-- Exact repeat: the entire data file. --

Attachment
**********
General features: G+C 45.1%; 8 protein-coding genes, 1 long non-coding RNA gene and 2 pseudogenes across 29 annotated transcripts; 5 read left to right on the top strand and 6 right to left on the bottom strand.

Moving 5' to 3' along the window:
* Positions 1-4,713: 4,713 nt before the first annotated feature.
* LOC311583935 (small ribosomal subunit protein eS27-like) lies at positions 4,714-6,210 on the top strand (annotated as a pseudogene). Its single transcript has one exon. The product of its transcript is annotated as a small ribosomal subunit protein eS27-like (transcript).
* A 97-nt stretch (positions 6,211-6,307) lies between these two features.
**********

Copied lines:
General features: G+C 45.1%; 8 protein-coding genes, 1 long non-coding RNA gene and 2 pseudogenes across 29 annotated transcripts; 5 read left to right on the top strand and 6 right to left on the bottom strand.

Moving 5' to 3' along the window:
* Positions 1-4,713: 4,713 nt before the first annotated feature.
* LOC311583935 (small ribosomal subunit protein eS27-like) lies at positions 4,714-6,210 on the top strand (annotated as a pseudogene). Its single transcript has one exon. The product of its transcript is annotated as a small ribosomal subunit protein eS27-like (transcript).
* A 97-nt stretch (positions 6,211-6,307) lies between these two features.